The Nuttery : Volume 20 Number 1 (2001)

In this Issue...

Announcements: Spring is here! Come out to all our spring field days and tours!

Projects: Hank brings us up to date on all the neat things we can do to further nut growing, including a Black Walnut Growers Guide for the Eastern Ontario Region. John Sankey is looking for budding naturalists to study the living soil of the MLA oak groves.

For Growers: Len Collett notes a new scientific discovery for tree growers.

General News: Larry Wade spots a new nut product - right here in Ottawa! And Hank writes of a walnut forest near the north pole.

Membership: We welcome the following who joined since the last issue:
Ken Farr, Ottawa 722-8510
Nancy Pierce, Charlottetown 902-566-4487
Bill Trueman, Inverary 613-353-2715

A full membership list will appear in the next issue.

Spring is Here!

And so are the ECSONG Spring Field Days. Celebrate the release of our good brown earth from all that white stuff!

Everyone is welcome. There is something different to do and to learn at each of the groves. Don't be shy! - if you aren't sure you know enough about nut trees to contribute, the Field Days are the best place to start!

This spring we have three field days and four tours.

The Field Days

These are working sessions, where we clear out winter debris, plant new trees, and plan pruning and maintenance for the coming year. All are on a Saturday, starting at 10 am and usually going until mid afternoon. If a tornado or hurricane is forecast, they are moved to the next day, Sunday!
5 May: Filmore R.Park Nut Grove. Sandy Graham 489-4159
19 May: Oak Valley Nut Grove. Peter Carr 728-6744
2 June: Oak Valley Nut Grove.

The Tours

12 May: Mogens Leif Anderson Oak Groves. National Forest Week tours at 11 am and 1 pm. John Sankey 748-0317
9 June: Lavant Shagbarks Site. 10 am. Len Collett 259-2273
16 June: Dominion Arboretum. 10 am. Roman Popadiouk 230-1835

The MLA Oak Plantations Tour
Sat May 12th 11 am, 1 pm
John Sankey

"See reforestation in action! Visit a one-of-a-kind forest with stands of red, white and bur oak, as well as yellow birch. The successful growth of the nut groves shows that this kind of plantation is a faster way to return cleared land to forest than natural succession (letting nature take its course) alone. "

These are some of the many good things that a new NCC brochure has to say about Moe Anderson's plantations on the Dolman Ridge. Come to the tour, and get your copy - hot off the press!

The Lavant Shagbarks Site Tour
Sat June 9th 10 am
Len Collett

If you have never seen a Shagbark Hickory tree, here is a chance to view a whole grove of them! These shagbarks are unique in that they are growing away north of their range. The shagbarks are regenerating themselves since there are younger trees growing in the grove. Also of interest are beech and butternut trees growing in the area.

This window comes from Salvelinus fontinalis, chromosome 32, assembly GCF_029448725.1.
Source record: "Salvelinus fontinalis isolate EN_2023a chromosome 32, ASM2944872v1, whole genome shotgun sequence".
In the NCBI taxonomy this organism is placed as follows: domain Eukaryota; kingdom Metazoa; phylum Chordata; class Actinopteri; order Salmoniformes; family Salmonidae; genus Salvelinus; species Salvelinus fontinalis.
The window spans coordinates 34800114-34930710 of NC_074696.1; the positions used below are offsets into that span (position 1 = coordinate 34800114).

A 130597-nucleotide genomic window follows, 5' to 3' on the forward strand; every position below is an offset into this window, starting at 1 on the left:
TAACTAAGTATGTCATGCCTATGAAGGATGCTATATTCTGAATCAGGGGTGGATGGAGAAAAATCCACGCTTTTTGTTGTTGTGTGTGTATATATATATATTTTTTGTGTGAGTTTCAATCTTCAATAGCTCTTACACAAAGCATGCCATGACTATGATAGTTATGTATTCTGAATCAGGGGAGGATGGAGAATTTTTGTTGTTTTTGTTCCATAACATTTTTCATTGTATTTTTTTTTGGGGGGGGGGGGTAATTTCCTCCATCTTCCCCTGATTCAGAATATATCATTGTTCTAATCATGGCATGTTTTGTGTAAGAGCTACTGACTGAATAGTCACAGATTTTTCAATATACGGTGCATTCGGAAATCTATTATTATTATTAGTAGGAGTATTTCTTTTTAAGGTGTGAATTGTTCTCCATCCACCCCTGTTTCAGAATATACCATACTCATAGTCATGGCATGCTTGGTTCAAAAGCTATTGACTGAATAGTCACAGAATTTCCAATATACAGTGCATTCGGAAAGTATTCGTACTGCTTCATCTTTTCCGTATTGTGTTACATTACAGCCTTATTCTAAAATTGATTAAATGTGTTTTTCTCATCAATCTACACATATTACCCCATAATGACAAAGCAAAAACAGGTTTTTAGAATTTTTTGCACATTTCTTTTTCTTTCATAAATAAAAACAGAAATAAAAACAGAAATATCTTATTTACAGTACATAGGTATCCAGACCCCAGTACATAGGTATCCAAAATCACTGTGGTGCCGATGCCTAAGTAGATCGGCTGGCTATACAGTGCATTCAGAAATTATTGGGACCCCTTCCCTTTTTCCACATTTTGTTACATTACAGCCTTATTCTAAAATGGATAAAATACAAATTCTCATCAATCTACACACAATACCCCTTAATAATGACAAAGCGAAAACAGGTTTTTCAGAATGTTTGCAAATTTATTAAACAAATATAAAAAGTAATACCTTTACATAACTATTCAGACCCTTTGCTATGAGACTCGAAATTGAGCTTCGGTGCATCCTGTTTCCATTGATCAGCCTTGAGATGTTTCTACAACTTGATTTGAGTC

The site is located on Crown Land in Lavant Township just to the west of the boundary with Darling Township (the boundary is marked on a huge rock on the right hand side of the road). Take Highway 511 north from Lanark for approximately 30km until you see a sign "Brightside". At Brightside turn left onto a road called "The French Line" (the road to Joe's Lake and Flower Station). Follow the French Line for a distance of 8.2km from Brightside. The grove is on your right about 0.5km beyond the boundary sign between Darling and Lavant Townships.

If you are coming from Almonte, follow Lanark County Road 16 until it meets Hwy 511. Turn right and proceed north on 511 to Brightside, a distance about 14km. Then follow directions as above.

If you need more information or clarification, call me at 259-2273. I will be on the road at the site to act as your guide. See you there!

The Dominion Arboretum Tour
Sat June 16th 10 am
Roman Popadiouk

Anybody who is interested to see more than 50 species, varieties, cultivars of nut bearing trees may miss this if you do not come to the spring field day in the Dominion Arboretum!

Our Chair writes:

On behalf of ECSONG, I thank the members and advisors of ECSONG Board 2000, for their dedicated support and sage advice on ECSONG matters. Your individual and collective contributions during the year just past have played a large part in the exploding interest in nut growing hereabouts we are now seeing. Congratulations each and every one: Vera Hrebacka, Peter Carr, Art Read, John Sankey, Isabelle Cormier, Chris Cummins, Ted Cormier, Len Collett, Cliff Craig, Sandy Graham, and Roman Popadiouk.

And also, on behalf of ECSONG, I welcome the members and advisors of the new ECSONG Board 2001. I am grateful for the return of past players, and welcome specially our new folks - Irene Broad V-Chair; John Adams, Councilor; and John Mitchell, Councilor.

I predict another year of expanding interest and development in nut growing in the Eastern Ontario Region!

Hank, ECSONG Chair Pro Tem

PS... We are seeking a new Chair and Secretary - your ideas are sought!

Lots of Projects!
Hank Jones